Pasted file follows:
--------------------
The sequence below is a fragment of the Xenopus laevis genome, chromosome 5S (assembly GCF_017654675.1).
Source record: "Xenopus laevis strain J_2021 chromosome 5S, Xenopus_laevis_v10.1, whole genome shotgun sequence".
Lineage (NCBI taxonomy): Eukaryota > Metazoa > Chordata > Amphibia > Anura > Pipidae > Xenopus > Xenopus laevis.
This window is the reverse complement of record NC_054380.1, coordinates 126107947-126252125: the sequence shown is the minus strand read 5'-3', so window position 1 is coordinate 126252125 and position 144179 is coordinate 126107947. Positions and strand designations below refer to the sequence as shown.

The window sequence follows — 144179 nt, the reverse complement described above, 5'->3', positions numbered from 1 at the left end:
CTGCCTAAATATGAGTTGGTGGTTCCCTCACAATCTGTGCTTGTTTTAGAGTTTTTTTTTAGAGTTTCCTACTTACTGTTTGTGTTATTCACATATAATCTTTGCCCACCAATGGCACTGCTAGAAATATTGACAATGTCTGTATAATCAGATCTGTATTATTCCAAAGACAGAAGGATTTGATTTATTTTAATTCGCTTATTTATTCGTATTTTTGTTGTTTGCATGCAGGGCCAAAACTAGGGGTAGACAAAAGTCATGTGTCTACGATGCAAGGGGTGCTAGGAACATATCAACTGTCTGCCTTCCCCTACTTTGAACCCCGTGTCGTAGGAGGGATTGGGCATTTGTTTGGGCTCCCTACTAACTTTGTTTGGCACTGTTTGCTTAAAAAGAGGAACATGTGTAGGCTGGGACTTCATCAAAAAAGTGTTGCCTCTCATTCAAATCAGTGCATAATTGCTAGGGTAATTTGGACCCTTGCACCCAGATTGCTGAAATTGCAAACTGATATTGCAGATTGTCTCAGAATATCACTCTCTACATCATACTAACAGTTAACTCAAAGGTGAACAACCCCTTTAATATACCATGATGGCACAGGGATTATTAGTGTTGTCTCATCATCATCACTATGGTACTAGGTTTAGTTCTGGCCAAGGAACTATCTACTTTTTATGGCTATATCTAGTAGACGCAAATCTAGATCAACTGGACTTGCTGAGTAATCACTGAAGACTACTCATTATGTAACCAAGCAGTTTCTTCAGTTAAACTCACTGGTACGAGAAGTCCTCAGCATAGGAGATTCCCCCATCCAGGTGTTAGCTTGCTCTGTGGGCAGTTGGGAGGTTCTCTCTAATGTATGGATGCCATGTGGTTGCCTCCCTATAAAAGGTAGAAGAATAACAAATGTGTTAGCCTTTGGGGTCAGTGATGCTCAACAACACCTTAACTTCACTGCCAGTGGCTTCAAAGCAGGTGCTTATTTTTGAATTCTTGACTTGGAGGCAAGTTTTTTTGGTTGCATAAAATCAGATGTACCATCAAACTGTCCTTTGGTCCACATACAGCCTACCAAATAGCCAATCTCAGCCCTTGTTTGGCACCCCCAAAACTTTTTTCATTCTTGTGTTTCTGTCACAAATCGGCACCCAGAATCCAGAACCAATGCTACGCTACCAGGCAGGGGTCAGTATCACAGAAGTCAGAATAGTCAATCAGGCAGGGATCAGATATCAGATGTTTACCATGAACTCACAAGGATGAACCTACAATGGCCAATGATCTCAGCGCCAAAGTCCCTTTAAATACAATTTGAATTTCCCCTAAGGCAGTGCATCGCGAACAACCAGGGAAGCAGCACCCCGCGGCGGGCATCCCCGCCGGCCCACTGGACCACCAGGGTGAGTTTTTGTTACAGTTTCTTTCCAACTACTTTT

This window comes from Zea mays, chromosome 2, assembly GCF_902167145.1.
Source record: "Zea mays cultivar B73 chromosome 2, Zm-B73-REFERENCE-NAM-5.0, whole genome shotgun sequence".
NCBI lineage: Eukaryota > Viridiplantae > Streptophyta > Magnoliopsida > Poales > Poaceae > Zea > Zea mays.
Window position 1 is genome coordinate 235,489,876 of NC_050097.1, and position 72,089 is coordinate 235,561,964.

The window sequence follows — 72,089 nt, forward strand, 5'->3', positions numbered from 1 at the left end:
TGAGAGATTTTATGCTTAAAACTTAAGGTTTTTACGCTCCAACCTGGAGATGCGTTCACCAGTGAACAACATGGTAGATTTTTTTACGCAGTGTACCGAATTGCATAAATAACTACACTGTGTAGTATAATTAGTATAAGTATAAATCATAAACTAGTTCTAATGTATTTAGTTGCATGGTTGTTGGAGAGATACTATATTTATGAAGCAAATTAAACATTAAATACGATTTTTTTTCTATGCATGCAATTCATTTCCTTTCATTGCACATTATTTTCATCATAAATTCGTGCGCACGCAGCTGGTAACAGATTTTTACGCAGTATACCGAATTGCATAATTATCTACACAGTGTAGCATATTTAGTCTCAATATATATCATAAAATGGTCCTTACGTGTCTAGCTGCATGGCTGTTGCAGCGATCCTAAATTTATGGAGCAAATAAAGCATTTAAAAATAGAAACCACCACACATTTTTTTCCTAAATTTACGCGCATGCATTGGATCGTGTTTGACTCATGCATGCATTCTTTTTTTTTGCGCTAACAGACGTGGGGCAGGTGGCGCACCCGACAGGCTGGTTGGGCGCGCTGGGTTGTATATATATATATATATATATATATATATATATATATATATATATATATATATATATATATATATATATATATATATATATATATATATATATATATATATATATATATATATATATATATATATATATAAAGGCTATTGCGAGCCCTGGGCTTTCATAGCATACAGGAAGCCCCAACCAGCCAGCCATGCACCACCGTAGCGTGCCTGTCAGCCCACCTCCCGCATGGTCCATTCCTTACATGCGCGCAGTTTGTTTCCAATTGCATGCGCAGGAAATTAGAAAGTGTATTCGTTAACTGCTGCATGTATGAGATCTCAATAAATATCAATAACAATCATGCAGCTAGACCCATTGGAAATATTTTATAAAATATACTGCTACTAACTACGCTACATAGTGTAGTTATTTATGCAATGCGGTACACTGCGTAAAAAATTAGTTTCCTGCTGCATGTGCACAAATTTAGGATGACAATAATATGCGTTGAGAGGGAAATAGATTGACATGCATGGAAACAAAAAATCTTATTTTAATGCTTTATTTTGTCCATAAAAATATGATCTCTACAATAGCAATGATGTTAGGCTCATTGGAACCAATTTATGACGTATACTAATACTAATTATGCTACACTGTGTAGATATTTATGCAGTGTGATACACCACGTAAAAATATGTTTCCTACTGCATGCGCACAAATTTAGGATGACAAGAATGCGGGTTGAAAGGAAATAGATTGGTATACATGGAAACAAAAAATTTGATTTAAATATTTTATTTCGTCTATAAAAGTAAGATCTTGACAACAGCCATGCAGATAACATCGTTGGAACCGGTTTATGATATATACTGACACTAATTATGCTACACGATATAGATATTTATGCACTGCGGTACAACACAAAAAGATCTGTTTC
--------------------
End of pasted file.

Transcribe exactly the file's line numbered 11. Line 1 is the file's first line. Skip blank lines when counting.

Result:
The window sequence follows — 72,089 nt, forward strand, 5'->3', positions numbered from 1 at the left end: